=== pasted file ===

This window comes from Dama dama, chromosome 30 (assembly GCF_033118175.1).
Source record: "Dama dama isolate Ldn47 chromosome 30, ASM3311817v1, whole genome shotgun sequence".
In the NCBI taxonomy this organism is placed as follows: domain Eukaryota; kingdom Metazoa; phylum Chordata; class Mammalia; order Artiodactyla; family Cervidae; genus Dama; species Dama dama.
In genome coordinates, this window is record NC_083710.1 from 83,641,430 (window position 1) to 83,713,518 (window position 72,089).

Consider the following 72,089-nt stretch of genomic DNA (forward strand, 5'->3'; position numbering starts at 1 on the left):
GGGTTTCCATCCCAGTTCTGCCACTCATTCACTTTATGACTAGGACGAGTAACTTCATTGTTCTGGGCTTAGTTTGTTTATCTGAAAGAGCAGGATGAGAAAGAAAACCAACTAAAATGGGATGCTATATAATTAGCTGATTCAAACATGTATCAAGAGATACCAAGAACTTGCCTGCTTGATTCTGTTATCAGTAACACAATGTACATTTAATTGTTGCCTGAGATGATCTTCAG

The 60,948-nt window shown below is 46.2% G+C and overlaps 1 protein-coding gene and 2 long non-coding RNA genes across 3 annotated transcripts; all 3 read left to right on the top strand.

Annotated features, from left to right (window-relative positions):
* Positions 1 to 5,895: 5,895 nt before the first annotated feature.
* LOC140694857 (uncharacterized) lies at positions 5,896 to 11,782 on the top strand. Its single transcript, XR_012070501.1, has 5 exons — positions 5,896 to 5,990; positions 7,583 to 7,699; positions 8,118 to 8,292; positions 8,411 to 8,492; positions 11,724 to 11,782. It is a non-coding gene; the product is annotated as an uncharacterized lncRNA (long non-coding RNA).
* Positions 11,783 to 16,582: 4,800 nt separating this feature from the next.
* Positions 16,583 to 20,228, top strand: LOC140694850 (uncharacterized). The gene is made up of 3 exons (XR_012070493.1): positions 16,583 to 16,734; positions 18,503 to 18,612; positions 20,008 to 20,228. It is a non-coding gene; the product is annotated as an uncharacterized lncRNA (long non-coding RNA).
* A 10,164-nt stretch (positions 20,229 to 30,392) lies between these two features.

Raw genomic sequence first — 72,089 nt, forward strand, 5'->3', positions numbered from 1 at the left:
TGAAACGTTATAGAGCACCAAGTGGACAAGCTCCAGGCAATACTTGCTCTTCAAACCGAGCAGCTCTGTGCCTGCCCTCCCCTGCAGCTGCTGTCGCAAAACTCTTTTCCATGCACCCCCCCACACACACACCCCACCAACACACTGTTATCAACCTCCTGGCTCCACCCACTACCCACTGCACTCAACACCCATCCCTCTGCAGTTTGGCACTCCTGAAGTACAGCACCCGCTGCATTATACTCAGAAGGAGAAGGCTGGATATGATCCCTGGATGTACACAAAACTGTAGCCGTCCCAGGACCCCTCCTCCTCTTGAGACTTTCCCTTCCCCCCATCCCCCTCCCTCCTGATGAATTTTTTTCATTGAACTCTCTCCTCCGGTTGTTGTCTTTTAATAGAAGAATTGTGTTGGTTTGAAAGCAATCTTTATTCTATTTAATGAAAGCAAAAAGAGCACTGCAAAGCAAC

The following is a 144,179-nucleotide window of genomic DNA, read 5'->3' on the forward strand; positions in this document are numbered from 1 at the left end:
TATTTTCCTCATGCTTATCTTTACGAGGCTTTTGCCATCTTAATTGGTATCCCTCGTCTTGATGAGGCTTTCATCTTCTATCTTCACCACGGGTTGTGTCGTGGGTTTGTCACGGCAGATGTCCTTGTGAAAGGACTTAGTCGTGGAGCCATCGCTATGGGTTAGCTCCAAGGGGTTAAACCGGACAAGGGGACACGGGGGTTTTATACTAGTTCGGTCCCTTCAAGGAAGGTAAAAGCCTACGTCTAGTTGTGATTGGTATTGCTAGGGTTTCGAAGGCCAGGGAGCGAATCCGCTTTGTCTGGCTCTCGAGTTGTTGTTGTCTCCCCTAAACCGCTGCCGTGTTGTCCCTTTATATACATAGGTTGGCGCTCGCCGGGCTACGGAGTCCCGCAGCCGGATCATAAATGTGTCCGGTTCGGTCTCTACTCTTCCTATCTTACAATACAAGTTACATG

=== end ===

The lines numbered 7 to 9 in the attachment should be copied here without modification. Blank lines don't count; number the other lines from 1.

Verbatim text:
The 60,948-nt window shown below is 46.2% G+C and overlaps 1 protein-coding gene and 2 long non-coding RNA genes across 3 annotated transcripts; all 3 read left to right on the top strand.

Annotated features, from left to right (window-relative positions):
* Positions 1 to 5,895: 5,895 nt before the first annotated feature.